RTX 4080 installed. All benchmarks were taken with the original RTX 3080 Ti installed, however. (Image credit: Future)
Those high temps are causing the CPU to throttle performance, too. Not only does HWinfo note that the chip is thermal throttling, you can see the throttling for yourself in the benchmark results. Versus our Core i9 13900K results from our open test bench—which has no case fans but does use a large AiO cooler—the multithreaded score of the NUC 13 Extreme is quite a bit off the pace. Similarly, the NUC’s X264 fps is lower.
It’s reminiscent of the temperatures I ran into with Corsair’s mini PC, the Corsair One a200 (opens in new tab). That AMD-powered machine also struggled to manage CPU temps, which were often in excess of 90°C under load. The a200 did, however, manage GPU temps just fine. That’s also something we saw when testing the new Razer Blade 16 (opens in new tab). Its CPU temps were sometimes off the charts while the GPU remained relatively cool. Which all confirms the CPU is the real troublemaker in confined spaces—bear that in mind if you’re building your own small form factor PC.
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Admittedly I don’t hear the NUC 13 too much in operation. No more so than most high-end graphics cards whirring to life in any tower case. Perhaps that goes some way to explaining those CPU temps. Its noise level under load is actually much quieter than my fan-laden PC tower next to it at idle, so that’s saying something. This will depend on which graphics card you drop into the NUC 13 Extreme, however. The Asus TUF’s triple-fan design keeps volume to a minimum.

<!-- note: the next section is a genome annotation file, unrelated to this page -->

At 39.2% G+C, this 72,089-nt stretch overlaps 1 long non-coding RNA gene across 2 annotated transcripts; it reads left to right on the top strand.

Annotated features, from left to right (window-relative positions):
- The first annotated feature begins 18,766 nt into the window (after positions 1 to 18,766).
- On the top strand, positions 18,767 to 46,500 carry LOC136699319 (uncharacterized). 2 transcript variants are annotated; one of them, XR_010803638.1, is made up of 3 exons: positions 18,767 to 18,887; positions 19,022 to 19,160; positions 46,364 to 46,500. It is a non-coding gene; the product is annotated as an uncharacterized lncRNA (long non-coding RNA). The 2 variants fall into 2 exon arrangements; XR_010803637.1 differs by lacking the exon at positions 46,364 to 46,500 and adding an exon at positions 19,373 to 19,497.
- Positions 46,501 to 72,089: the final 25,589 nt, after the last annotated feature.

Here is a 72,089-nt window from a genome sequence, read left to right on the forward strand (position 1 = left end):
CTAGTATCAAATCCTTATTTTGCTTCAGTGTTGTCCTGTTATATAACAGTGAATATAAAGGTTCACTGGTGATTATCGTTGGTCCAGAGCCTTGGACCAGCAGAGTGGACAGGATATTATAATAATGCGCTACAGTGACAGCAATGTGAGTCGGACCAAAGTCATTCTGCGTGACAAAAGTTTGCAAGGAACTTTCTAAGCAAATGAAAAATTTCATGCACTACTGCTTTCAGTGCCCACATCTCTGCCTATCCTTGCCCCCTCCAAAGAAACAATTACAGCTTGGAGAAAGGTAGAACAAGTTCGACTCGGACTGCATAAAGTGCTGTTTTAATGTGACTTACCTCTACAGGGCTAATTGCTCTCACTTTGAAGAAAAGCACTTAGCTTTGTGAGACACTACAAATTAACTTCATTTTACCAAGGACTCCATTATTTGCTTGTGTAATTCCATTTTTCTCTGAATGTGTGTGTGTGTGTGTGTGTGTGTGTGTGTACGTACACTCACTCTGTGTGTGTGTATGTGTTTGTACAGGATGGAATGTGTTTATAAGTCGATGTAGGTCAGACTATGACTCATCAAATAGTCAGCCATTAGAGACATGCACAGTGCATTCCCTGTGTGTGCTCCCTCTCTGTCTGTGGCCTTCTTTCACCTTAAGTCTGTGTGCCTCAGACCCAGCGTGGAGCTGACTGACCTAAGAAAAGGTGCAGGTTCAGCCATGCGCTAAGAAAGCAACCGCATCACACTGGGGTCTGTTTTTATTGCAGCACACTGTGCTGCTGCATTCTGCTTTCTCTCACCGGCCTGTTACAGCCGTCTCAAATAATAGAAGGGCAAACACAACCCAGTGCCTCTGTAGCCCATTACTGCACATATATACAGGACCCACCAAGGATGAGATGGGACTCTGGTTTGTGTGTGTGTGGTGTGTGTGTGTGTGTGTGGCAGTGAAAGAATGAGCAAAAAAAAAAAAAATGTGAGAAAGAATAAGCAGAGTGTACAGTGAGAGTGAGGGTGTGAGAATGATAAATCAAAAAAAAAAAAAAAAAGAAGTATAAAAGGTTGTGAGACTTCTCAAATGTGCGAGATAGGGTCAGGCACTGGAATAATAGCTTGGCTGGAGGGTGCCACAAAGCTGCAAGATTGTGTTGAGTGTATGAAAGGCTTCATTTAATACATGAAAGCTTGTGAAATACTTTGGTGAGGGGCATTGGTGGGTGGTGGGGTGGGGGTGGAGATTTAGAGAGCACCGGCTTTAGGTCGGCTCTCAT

A PC as well-designed as this, in such a small frame, is hard to come by.
The NUC 13 Extreme does have a lot going for it. A compact chassis that’s surprisingly easy to access and with support for an extremely high-end GPU is hard to come by, it’s just a shame those CPU temps couldn’t be better kept under control.
And then there’s the price. For the Intel NUC 13 Extreme barebones kit—that’s sans graphics card, SSD, memory or OS—you’re looking at around $1,698 (opens in new tab). That means you’re spending a lot before you drop more money on the other important components to go in it. You wouldn’t necessarily buy an RTX 3080 Ti to go in this anymore, but inclusive of a newer RTX 4080 the build shoots up to around the $3,000 mark. Likely beyond with 32GB of DDR5 and a decently sized SSD.
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That’s not a totally absurd asking price for an RTX 4080 gaming PC but it’s not the sort of moderately-priced machine we’re really looking for right now. And if you want this machine to arrive at your house fully-assembled, SimplyNUC have a similarly provisioned version of the NUC 13 Extreme with an RTX 4070 Ti inside it for $3,368 (opens in new tab), which really is a premium on other prebuilt gaming PCs.
With that in mind, the Intel NUC 13 Extreme becomes a more niche option.
(Image credit: Future)
Yet a PC as well-designed as this, in such a small frame, is hard to come by without pouring in hours of research into building one for yourself. For that sort of ease of access, I’m sure it will find its adoring fans. I think I could be one of them provided the Core i7 13700K/Core i5 13600K option runs a little more sensibly under load.
This little NUC is a glimpse of what PC gaming could be like if everything just sort of… clicked. It’s neat, understated, and clever. Maybe that’s what NUC actually stands for. See what I did there?
Now if Intel can jam all that high-end hardware in this thing and not run up against a thermal wall. I’ll be even more onboard with the entire concept.